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Have a Ludwig Kenmore Banjo

4 strings 22 frets, looking for serial number all i can find is Patent Pend 14428 Any Ideas???

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Posted on Jan 02, 2017

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SOURCE: strings are very far away from the last frets on the neck...

Sometimes the truss rod (nut you are referring to) will do the trick. The truss rod runs under the fingerboard and allows you to give the neck relief or tension. Some truss rods are dual action but I'm guessing yours is designed simply to give basic relief of the neck. I would make sure the truss rod is adjusted properly before sanding down the saddle. If you sight down the neck you should be able to see the relief in the neck - just use the string as your straight-edge. Most guitars need a slight amount of relief but higher-end guitars can be almost straight (better fretwork.) Once the neck has been adjusted correctly you can move forward with the setup.

Make sure the nut is also the proper height. If the nut is too low (1mm height between bottom of string and first fret) you should get it replaced by someone capable of doing such a thing. If the nut height is okay I would suggest moving forward cautiously by sanding the bottom of the saddle. Make sure this is done patiently and carefully as it can drastically change the sound and playability of the guitar. Hardly any material needs to be taken off to lower the action just a little. Error on the side of not-enough than too much. Make sure the bottom of the saddle remains flat! If the bottom isn't flat the guitar can sound horrible and if there is an undersaddle pickup it might not pick up evenly. The easiest way to do so is to tape some sandpaper rough side up on a flat surface (just don't pick something like mom's heirloom or something important in case it gets scratched.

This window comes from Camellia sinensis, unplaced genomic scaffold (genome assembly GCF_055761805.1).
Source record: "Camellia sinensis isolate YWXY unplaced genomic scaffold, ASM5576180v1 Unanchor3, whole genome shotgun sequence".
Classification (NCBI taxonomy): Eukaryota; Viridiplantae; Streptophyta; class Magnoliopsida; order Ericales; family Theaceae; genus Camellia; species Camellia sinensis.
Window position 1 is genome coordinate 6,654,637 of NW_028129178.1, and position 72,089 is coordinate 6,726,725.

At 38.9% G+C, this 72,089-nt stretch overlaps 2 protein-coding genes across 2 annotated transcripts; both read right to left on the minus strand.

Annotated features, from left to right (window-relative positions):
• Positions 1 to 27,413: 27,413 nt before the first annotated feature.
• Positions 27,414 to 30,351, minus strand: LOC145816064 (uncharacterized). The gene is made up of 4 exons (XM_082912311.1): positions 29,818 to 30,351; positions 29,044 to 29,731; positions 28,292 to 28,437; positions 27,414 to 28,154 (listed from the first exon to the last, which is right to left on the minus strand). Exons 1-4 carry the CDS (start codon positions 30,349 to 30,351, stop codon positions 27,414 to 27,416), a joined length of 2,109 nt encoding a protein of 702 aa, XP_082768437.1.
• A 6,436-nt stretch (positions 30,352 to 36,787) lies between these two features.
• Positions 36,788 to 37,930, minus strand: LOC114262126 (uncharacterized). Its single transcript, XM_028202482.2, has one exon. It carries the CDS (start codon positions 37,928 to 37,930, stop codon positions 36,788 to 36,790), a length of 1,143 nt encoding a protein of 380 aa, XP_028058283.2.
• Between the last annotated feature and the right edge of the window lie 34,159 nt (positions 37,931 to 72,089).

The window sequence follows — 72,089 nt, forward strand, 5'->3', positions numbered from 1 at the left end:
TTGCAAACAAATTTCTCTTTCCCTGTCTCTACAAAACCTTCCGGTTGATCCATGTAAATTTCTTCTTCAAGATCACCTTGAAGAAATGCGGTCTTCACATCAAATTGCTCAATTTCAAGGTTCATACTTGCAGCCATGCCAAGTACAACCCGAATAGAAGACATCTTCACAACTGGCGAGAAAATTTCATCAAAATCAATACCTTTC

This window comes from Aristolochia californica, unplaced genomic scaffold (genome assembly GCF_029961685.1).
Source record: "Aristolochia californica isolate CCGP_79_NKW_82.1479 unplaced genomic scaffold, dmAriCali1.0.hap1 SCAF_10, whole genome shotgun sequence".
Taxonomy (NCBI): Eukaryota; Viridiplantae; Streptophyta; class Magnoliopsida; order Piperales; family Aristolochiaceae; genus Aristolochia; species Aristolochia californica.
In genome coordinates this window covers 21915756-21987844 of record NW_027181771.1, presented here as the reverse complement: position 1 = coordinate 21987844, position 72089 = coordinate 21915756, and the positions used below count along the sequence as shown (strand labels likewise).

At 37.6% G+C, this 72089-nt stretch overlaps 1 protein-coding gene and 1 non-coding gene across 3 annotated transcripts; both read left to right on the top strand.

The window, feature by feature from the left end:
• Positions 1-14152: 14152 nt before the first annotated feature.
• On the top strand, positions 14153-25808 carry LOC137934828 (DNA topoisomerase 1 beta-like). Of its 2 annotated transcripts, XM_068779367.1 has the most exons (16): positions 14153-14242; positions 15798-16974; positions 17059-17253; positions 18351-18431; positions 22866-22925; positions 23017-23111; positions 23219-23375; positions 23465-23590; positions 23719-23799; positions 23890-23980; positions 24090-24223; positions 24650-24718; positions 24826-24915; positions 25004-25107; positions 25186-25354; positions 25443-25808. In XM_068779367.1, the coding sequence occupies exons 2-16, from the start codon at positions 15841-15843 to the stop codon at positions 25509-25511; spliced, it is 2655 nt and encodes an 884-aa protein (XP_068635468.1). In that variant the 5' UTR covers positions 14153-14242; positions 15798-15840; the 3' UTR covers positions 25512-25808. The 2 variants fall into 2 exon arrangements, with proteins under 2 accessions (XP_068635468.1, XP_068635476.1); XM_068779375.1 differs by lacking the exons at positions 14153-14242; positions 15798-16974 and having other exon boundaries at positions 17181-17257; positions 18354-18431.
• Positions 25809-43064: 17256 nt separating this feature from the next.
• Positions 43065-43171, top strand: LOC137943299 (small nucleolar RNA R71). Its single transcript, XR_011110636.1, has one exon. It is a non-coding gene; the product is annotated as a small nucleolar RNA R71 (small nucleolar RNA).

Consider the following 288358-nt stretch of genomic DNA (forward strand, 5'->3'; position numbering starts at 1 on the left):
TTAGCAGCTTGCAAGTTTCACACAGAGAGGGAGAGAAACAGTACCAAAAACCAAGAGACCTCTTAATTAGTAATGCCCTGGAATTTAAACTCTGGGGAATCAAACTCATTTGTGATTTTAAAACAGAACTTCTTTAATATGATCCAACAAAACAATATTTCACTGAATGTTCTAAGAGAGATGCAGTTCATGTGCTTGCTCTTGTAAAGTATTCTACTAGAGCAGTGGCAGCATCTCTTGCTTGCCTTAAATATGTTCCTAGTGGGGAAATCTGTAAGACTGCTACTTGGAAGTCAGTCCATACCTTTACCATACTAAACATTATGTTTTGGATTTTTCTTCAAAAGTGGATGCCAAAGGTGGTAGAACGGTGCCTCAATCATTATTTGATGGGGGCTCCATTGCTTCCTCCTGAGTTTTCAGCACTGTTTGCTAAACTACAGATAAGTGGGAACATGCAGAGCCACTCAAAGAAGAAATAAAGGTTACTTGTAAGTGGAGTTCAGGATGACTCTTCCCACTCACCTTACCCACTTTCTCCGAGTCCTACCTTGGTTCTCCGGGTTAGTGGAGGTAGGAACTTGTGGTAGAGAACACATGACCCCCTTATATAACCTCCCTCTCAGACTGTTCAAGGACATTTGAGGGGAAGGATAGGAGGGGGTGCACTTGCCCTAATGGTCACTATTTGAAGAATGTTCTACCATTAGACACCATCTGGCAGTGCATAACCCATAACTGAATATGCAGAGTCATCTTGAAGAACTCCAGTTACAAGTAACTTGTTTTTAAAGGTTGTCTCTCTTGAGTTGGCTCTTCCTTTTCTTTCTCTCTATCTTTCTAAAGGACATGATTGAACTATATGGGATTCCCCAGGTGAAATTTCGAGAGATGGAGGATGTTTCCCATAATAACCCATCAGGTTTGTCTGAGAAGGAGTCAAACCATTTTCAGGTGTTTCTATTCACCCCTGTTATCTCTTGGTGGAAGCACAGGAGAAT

If you'd like more detail check out http://www.fretnotguitarrepair.com/Repairs2.htm

Good Luck!

Posted on Nov 15, 2008

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SOURCE: Own Peavey Cirrus 5 BXP , Strings are to close to the frets.

If the problem you are having is buzzzing, yes. This height is called the "action" of the bass. You can change either or both the saddle and bridge. I would recommend that you have this examined at a music store to verify that the neck is straight and does not need adjustment too. This is part of normal upkeep for these. Expect an overhaul cost of about $50 if you have it adjusted.

Dan

Posted on Mar 19, 2009

1fastbob
  • 301 Answers

SOURCE: truss rods and dead frets

I own an Epiphone Casino and if I needed to adjust the truss rod I would take it to a luthier (stinged instrument repair person). There is a good write up on it here. http://www.fretnotguitarrepair.com/trussrods.htm

Hope this helps.

Bob

Posted on Oct 31, 2009

  • 4 Answers

SOURCE: buzzing of strings in frets up to fifth fret

For your buzzing problem you could try bowing the neck to see if that helps.

Posted on Apr 08, 2010

Testimonial: "I don't know how to adjust the neck so I'm leaving it up to a pro, but I think this is exactly what needs to be done. Thanks for the imput"

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SOURCE: buzz at the e6 string 11th fret

Have you changed strings on it? Old strings get worn spots in them from rubbing on the frets that will cause these type of symptoms. If you put new strings on and get the same issue, check your neck relief (the amount of bow in the neck) to do this, hold your low E string at the first fret, and at the 12th or 14th fret. The neck should have a slight bow in the middle that puts it between 1/16" and 1/8" or so away from your string. If it does not have enough bow in it, you can adjust the truss rod. Most guitars use an allen wrench for this, it will be inside the soundhole on an acoustic usually, and on an electric it is normally on the headstock under a cover. There are many how-to's online about adjusting a truss rod, the key is to do it very slowly, only do about a 1/2 turn a day, retune, check it again the next day. Loosen the truss rod to put more neck relief, tighten to straighten the neck. If this still doesn't fix you up, let me know, and I'll tell you where to go from there.

Posted on Apr 24, 2010

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